Sunday, June 25, 2017

Summer 2017: 1 Down, Three IBL Workshops to GO

The DePaul Team just completed workshop #1 of 3.  This summer the strategy is to spread IBL workshops across the nation, with the first one at DePaul University, Chicago, the second at Cal Poly San Luis Obispo, CA, and the third in Upstate NY at Nazareth College.

Team DePaul included
Kyle Petersen, DePaul University
Danielle Champney, Cal Poly
Gulden Karakok, University of Northern Colorado
Brian Katz, Augustana College
Madison Parker, AIBL
Chuck Hayward, Evaluation Team, CU Boulder

The main theme of these workshops is "Big Tent" IBL.  Just as active learning is student centered, IBL Workshops are faculty centered.  That is, we focus on a broad IBL framework, and assist participants in finding a comfortable starting place that works for them, their students, and their institutional environments.  There isn't a single "correct" way of doing IBL. It's a system or framework based on (a) opportunities for students to regularly experience deep engagement in rich mathematics, and (b) opportunities for regular collaboration with classmates and the instructor.

To learn more about IBL Workshops, visit 

Some Images from DePaul 2017

Monday, May 1, 2017

Assigning Seats in College Math Class? Yes, It Makes Sense Sometimes

Most college courses do not have assigned seating. It's not part of the culture to assign seats in math classes at the college level.  There exist courses (say labs), when students are assigned a station.  So why did I assign seats last term and go against the grain?  Equity.  There are several reasons why you'd want to assign seats, but last term equity was the issue.

Last term I had a student with a disability. This disability required sitting in the front row, and the disability was not evident if you met the student.  I use groups regularly, and change the groups every week or two.  The changes in groups requires students to have to find each other and then find a place to sit.  I didn't want to place the student with the disability in a potentially difficult situation, having to explain each time the situation or perhaps the student would not say anything and then sit farther back. The course was also freshman calculus, so it's early in their college careers, and at the beginning of the term (when you need to decide on such things like assigned seating), you don't know your students yet and how they respond to situations.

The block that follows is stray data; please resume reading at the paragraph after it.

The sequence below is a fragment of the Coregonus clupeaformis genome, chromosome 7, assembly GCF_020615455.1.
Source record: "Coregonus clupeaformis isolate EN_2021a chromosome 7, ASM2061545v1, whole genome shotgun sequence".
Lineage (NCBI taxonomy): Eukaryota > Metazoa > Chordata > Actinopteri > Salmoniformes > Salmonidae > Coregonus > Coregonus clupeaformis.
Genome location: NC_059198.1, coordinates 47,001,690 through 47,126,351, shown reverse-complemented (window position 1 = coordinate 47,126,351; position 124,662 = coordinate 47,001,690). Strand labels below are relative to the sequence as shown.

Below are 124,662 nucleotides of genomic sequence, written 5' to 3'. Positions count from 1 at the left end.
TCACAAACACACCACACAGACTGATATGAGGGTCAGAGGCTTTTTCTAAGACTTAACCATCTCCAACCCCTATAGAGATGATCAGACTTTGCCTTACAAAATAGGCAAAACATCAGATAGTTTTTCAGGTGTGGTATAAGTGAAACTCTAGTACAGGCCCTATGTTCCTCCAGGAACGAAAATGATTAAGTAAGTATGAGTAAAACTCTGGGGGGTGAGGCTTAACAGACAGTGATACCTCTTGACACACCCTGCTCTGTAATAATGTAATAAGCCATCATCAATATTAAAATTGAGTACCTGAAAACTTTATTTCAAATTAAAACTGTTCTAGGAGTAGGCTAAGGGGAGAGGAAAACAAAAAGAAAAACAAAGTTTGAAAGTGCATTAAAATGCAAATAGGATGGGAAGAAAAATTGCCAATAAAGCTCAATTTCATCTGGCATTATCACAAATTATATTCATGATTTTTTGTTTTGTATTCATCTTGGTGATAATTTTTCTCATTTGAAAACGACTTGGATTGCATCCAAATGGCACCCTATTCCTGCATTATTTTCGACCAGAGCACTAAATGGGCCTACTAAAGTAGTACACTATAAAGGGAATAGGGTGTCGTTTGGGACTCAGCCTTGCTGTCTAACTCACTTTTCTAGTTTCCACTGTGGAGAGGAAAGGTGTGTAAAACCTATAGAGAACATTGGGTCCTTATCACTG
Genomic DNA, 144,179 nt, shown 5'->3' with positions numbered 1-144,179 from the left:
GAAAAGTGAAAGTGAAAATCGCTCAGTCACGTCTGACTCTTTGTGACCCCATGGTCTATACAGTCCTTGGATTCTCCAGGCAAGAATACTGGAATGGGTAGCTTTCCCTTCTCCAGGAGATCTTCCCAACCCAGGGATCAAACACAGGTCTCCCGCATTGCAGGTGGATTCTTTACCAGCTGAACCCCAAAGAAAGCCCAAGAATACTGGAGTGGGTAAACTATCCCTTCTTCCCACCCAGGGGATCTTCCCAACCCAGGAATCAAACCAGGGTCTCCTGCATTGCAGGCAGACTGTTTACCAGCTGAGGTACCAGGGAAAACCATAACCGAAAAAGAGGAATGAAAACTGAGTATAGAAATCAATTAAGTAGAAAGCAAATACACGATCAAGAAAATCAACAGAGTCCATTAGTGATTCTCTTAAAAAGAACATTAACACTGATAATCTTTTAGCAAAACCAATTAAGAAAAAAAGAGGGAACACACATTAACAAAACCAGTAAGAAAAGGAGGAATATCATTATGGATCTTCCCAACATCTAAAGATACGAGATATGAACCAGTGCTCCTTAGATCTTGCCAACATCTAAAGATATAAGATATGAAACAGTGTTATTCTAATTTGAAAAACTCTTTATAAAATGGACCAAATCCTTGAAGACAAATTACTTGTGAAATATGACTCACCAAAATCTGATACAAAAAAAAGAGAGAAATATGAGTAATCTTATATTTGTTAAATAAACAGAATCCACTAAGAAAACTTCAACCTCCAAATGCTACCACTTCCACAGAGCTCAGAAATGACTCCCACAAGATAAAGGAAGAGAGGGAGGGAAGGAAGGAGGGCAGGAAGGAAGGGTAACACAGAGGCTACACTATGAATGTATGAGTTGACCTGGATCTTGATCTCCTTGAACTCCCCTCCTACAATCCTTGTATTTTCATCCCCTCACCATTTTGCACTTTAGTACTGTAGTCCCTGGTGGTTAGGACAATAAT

Normally I assign groups, and let students sit where they want. Part of the fun is figuring out how to negotiate where to sit.  If I did this last term, then the student with the disability would have to talk about the disability every single time, and the student having to ask others to swap seats or move to a specific place.  It can get old to have to meet new people for the first time, and the first thing you have to do is to talk about a disability.

Hence, I assigned seats.  Instead of figuring out where to sit and find each other, more time was spent by students on getting to know one another.  They got in their new groups, and it was on to the learning.

Some have asked if I'm coddling the student the disability.  People say things like shouldn't the student just figure it out and deal with it?  They need to learn how to handle life.    First, I understand why people might think this way.  Second, I disagree with that perspective.  Third, the conclusion I came to is that my goal as a teacher is to provide a level playing field, not a tilted one.  Assigning seats causes no harm to anyone, and it ensures that the student with the disability is accommodated. This student is not getting extra help or a special hand. The student is merely sitting where the learning environment is equivalent to what all the non-disabled students have. It was all seamless to the students, people could be themselves, and the focus of every class was the math. Seems fair to me.

Other reasons to assign seating exist.  One can make sure that certain personalities are together/apart. The physical space in the rooms sometimes have their own quirks, where groups have to be carefully carved out of fixed seating or other factors like limited seating. In some of my classes I have exactly the number of seats as students.  So inefficient group arrangements actually is a practical problem.   Taking attendance, if you do this, becomes a breeze (look at the empty slots), and it saves some time when you regroup. People know where to go, and you get on with the learning.